Jessica Haims

Amanda this was a GREAT article breaking down what goes on around/in the joint. I have a much better insight to what is going on in the area surrounding our joints and what could be causing these sounds. Working with the roll model balls I get many cracks in my shoulders and T-Spine area. I look forward to reading the next few articles that break down the snap, crackle, and pop (I call my shoulders rice krispie shoulders because of the snap, crackle, and pop!).


This simple explanation of the noise in the joints is perfect and easier for me to communicate to my clients. I look forward to reading the next blog. Now I’m curious to see if anyone has written on why some knees crack more going up the stairs and some crack more going down the stairs.


Awesome, thanks Amanda! “Why does my joint make sounds? Is that bad?” is such a common question I hear. This little anatomy lesson on the joint really helps me to get started answering questions like this.

Wendy Melville

The snap,crackle and pops in minivini’s I realised were not to be feared, I was guarding my pain, but with attention to breath and the slow to start movements my body started to let go of pain and my mind too. Much deacreased pain levels heading into day 3 of training. Thank you so much.


Students are always asking if it’s ok if their joints “snap crackle and pop”. While there is always conflicting information out there, it’s always good to know the anatomy of the joint – that can’t be disputed. From that understanding, one can interpret what is really going on.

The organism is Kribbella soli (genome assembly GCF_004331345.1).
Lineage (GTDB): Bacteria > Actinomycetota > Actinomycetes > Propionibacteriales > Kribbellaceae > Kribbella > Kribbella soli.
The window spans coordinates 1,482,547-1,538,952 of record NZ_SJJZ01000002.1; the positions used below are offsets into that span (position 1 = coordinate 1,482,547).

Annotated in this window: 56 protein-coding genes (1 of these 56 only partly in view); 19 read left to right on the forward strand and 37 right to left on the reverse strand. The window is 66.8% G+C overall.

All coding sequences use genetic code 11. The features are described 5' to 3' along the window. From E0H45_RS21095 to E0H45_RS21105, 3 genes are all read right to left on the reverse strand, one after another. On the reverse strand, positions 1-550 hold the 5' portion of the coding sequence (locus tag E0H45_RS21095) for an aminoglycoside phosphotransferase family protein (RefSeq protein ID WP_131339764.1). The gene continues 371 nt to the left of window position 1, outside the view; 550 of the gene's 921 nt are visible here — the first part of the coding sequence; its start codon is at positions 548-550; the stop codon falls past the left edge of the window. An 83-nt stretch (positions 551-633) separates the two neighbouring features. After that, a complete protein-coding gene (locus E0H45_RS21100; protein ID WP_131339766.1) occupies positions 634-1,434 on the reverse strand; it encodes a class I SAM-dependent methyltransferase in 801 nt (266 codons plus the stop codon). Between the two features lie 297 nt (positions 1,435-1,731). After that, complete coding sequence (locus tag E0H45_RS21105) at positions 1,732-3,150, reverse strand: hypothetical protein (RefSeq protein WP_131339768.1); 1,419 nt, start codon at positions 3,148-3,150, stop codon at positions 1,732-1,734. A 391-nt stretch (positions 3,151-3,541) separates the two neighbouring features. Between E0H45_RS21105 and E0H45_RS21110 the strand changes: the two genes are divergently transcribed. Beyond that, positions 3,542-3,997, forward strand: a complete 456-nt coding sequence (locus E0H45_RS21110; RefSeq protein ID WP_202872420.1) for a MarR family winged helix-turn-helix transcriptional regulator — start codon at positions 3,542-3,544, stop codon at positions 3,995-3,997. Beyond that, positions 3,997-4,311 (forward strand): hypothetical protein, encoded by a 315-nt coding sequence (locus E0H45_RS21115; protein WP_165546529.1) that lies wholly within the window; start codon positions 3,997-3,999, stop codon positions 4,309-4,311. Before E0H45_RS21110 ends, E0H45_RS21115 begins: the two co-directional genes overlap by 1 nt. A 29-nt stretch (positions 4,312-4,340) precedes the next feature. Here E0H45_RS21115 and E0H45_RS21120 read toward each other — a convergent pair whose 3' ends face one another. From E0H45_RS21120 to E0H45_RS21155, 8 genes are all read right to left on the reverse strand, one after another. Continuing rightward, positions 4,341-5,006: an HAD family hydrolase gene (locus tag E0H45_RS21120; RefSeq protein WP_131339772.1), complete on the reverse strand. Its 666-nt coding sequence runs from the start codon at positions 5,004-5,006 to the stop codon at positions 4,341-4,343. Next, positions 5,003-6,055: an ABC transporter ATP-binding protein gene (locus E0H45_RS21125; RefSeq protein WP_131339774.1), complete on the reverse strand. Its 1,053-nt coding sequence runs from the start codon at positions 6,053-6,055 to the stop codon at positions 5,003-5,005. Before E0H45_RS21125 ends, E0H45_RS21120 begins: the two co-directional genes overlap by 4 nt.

Miao Zhang

I’ll keep reading on the other three tomorrow and this is so helpful in understanding how the joints work. And I’m glad you explained what bursa is because I was confused whenever this term was mentioned during the training. I’ll stay tuned!

Adriana Robertson

Thanks for the review of the different parts that make up a joint. I have a lot of cracking and snapping and am curious to read your other articles to see what additional exercises could help improve joint stability.

Cintia Hongay

I make a lot of these noises during my chiropractic adjustments. And my chiropractor always says “that’s good, fantastic”! They sound scary though! I guess they’re ok since I feel well after… Any thoughts?

Susan Jaffee

This article makes me more aware of my snap, crackle and pops–when to really pay attention. Thank you for the simplicity in which you present the material.

Katie Alba

Great break down. Anatomy can feel overwhelming. Simplification helps. Thank you.


Great way of breaking down the anatomy behind the popping. I’ve always wondered why my knees and hips excessively pop and this is a great first step to figuring out the cause behind it all. Thanks for the info! I’m definitely going to read the other articles in this series.

Ali Bell

Thanks for the instructive primer- on to part 2 …. She said cracking her knuckles

Nicole Garratt

So often we hear from instructors to just embrace the sounds that your joints make. When it’s broken down like this, and explained in detail, it’s obvious that we need to listen more and investigate if it really is a sign of something more! Thank you for this information!!


Very interesting. My knees are cracking for many years as long as i remember my self without causing any pain or discomfort except the sound 🙂 Going to read next articles

Shelley Lambert

As I rotate my ankles reading this article, I can’t wait to get to part 2… the snapping! Loving this take on the joints, its a common question from students… why is my body making these noises?

Christiane Parcigneau

Thank you for your clear and simple overview of the joints. For people who are just learning about the anatomy in greater detail (like I am!), this detailed explanation is extremely useful. I myself have lots of crackles and pops, so I will be reading the rest of this series.